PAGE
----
Magazine article Washington Report on Middle East Affairs

Doha: Pearl in Motion

Magazine article Washington Report on Middle East Affairs

Doha: Pearl in Motion

Article excerpt

DOHA IS LIKE New York. Qataris refer to its rising skyline as "little Manhattan." Indeed, one is reminded in many ways of the New York of the early 20th century, when startling skyscrapers were flung up, money was easy and plentiful, and America was an emerging world power.

Doha is like San Francisco. Like gold in the American West, oil and natural gas in the Middle East built a major city. Entrepreneurs crowd the hotel lobbies; the sweet smell of money wafts through the air, attracting businessmen, dreamers and grifters from all over the world. Both cities grew from sleepy little ports on the edge of the world into world centers of business and commerce.

Doha is like Phoenix. Gleaming tall buildings mount from the desert floor. Cranes swirl in slow motion, moving girders into place. Out in the suburbs, the new roads are clogged with SUVs and BMWs and bordered by McDonalds, Hardees and KFC-but in Doha the well-known names are repeated from right to left in Arabic.

"I guess the traffic will be even worse next year," I note sympathetically to my cab driver.

"Next year!" he exclaims in exasperation. "Tomorrow!"

Doha is like Bombay, and to walk downtown amid the souqs (markets) and the Islamic Center is to be in south Asia. The streets are crowded with Indians, Bangladeshis and Pakistanis. Men spill out of closet-sized tea shops, and wait in long lines at the Western Union to wire their wages home. Nearly 600,000 foreign workers vie for Doha's construction and service jobs.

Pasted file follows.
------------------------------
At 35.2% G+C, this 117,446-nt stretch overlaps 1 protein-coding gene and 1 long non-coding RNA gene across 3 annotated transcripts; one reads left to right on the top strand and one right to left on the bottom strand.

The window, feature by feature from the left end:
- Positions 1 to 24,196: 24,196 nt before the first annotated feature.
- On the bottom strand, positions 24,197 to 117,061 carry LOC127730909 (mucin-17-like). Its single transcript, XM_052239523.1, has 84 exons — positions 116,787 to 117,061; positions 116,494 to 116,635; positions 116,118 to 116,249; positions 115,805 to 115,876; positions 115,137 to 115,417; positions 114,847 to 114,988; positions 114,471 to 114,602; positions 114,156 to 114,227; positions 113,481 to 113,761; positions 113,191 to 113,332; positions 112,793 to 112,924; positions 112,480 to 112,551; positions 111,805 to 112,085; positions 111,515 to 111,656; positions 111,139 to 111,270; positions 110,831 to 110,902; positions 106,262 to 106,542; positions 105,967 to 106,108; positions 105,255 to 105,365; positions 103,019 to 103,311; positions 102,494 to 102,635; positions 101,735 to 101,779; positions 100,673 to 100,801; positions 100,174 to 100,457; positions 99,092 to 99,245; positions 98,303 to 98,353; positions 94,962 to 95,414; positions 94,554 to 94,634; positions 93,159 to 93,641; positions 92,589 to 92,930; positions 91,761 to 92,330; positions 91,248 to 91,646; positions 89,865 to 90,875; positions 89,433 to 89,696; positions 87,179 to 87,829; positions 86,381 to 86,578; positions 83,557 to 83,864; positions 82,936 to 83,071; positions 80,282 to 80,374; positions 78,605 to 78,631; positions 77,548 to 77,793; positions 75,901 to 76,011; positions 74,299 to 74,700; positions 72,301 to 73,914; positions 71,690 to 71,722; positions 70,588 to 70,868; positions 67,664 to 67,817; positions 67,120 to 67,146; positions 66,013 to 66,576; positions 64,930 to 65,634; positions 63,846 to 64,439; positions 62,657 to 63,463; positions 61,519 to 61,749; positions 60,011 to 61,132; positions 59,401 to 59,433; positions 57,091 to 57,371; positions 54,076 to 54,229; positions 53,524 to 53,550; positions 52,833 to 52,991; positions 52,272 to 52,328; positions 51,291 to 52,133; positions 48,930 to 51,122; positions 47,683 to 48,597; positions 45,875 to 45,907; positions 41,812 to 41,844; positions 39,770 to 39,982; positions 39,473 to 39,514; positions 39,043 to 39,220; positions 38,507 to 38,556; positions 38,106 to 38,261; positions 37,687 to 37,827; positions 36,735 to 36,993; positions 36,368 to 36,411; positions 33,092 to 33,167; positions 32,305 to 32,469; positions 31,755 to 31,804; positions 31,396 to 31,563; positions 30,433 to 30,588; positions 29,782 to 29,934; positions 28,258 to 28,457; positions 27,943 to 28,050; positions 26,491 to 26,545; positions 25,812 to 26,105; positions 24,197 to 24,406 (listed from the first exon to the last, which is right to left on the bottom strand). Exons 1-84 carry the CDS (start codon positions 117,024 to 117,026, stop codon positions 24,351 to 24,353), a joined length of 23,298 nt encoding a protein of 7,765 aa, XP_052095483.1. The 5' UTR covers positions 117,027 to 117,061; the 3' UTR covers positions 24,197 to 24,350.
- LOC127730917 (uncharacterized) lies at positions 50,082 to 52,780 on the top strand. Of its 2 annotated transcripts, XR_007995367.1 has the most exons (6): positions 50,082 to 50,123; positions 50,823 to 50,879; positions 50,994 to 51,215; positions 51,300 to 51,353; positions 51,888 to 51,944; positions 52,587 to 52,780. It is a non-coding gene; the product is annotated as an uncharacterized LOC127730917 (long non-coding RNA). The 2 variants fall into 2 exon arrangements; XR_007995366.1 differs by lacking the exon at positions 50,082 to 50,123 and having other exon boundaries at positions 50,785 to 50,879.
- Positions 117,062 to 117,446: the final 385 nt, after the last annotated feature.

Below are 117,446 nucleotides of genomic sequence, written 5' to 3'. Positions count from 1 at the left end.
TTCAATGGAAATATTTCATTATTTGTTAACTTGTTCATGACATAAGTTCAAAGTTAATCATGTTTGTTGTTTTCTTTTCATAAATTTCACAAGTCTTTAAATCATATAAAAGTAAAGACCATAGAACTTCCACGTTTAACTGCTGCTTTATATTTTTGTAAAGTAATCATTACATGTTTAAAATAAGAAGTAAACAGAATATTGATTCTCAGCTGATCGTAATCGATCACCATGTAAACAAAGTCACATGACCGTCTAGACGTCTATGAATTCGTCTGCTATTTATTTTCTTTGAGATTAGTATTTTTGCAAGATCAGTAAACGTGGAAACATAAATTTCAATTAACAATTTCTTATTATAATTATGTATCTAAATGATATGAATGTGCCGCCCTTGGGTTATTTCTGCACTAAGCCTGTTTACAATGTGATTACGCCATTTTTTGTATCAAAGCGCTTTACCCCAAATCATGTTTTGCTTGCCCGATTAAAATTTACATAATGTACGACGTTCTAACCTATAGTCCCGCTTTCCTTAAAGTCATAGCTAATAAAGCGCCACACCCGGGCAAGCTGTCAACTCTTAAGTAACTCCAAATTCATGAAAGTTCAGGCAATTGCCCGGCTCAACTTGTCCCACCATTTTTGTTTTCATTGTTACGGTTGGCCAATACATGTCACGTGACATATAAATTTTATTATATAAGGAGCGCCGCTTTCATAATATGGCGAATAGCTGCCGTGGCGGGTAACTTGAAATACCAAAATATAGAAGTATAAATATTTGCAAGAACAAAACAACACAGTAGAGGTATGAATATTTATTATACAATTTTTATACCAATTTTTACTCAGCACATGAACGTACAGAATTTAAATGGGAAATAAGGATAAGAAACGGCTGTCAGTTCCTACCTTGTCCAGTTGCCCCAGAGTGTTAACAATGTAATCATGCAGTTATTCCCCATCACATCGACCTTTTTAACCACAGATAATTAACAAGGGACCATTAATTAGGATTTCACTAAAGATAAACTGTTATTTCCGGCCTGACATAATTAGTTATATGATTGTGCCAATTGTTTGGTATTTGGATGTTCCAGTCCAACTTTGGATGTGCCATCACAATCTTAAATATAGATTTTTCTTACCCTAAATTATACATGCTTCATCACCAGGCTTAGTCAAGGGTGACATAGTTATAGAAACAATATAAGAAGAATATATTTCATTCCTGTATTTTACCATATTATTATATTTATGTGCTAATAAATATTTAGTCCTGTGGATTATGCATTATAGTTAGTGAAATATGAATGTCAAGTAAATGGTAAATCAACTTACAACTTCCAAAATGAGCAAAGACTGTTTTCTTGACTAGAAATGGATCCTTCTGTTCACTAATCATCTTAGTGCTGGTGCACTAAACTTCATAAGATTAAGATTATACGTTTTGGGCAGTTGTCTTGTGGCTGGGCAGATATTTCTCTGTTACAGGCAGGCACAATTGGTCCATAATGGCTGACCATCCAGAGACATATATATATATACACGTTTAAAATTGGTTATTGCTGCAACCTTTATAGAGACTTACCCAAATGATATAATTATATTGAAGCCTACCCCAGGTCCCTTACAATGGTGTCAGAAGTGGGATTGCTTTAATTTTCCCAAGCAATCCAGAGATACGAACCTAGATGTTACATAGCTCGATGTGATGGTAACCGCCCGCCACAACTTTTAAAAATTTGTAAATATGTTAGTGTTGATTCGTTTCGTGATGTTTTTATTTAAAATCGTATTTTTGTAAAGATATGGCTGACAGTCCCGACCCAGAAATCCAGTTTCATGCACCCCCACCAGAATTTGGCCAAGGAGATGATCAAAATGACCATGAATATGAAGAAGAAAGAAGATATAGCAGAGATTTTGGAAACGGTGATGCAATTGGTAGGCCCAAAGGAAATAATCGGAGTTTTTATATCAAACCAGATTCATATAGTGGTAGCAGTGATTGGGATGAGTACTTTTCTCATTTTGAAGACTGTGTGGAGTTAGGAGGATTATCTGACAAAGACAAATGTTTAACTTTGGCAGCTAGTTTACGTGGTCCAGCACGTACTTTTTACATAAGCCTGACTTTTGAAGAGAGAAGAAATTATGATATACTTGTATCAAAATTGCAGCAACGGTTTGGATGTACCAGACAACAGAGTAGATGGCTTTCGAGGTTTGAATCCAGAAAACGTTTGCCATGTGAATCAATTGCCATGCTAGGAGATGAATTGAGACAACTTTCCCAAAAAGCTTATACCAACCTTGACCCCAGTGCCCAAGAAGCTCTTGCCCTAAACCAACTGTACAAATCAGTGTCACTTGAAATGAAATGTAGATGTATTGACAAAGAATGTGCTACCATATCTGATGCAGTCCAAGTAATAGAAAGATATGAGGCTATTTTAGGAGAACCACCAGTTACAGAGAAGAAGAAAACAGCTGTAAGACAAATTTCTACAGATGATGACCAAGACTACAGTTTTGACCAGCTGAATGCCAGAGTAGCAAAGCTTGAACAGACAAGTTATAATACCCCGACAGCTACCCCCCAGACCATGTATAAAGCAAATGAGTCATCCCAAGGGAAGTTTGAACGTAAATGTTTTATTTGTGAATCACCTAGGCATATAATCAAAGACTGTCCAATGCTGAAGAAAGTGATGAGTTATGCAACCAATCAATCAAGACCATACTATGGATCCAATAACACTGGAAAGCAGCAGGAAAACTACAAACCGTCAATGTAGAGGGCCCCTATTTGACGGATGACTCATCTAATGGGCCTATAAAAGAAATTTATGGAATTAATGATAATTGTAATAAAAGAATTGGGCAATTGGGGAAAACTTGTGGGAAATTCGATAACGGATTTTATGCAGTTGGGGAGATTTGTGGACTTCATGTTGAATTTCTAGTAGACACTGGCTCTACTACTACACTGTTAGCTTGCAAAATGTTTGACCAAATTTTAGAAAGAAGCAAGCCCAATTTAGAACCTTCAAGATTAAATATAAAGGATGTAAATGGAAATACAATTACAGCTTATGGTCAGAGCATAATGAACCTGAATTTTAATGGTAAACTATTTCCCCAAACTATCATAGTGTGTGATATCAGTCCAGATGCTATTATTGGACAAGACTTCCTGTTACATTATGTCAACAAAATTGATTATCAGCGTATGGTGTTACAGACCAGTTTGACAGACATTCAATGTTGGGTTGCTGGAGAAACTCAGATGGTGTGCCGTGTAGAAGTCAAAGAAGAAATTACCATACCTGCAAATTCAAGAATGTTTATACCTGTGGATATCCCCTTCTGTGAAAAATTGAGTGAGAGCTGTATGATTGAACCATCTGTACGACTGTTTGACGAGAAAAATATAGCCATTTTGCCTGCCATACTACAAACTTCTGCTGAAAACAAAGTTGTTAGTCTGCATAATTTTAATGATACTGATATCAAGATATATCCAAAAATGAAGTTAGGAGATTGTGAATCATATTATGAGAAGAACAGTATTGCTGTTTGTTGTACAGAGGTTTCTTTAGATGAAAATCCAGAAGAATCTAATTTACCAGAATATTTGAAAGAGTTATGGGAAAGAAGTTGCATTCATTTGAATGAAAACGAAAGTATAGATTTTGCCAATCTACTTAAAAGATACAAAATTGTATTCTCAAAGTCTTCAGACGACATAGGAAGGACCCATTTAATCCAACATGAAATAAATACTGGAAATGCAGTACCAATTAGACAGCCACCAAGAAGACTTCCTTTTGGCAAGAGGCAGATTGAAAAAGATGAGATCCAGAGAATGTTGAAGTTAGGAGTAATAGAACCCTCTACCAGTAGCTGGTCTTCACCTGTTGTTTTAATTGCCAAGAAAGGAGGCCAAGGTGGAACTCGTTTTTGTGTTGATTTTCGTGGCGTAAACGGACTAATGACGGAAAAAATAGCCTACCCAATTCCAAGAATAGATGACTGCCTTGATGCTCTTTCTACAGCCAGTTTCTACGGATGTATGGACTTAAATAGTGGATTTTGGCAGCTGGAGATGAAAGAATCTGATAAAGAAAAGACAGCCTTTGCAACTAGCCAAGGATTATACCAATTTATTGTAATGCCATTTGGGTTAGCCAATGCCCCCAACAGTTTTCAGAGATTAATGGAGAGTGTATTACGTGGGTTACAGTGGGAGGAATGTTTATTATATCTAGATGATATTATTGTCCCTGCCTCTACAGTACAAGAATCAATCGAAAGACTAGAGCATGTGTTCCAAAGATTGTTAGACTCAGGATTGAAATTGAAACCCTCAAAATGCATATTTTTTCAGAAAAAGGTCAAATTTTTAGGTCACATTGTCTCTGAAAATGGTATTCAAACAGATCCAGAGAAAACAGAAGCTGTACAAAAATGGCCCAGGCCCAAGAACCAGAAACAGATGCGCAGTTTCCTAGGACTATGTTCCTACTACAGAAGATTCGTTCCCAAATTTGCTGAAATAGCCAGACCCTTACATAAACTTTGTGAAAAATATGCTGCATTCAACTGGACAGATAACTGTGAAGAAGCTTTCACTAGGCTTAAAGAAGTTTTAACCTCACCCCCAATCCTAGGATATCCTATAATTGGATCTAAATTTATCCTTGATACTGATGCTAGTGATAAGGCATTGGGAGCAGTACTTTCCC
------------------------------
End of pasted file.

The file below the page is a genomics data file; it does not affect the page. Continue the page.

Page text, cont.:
But despite all these influences, confluences and historical precedents, Doha is above all an intensely Arabic and Islamic city. The city seems to revolve around the parabolas of the Islamic Center's ziggurat. Spreading out before it are the many souqs: Souq al Ahmad, Souq Faleh, Souq Nasser bin Saif, and Souq al Asiery all offer a huge variety of shops selling both ready-made and custom-tailored clothing, electrical appliances, stereos and appliances, toys, and household goods.

At Souq al Deira, beautiful but expensive fabrics-some beaded, some embroidered, some exquisite-are on display. But those with expensive tastes may be tempted as well by the nearby Gold Souq. Although the shops are inauspicious and tiny, inside each is a glittering collection of gold brooches, bangles, necklaces and pearl jewelry. …

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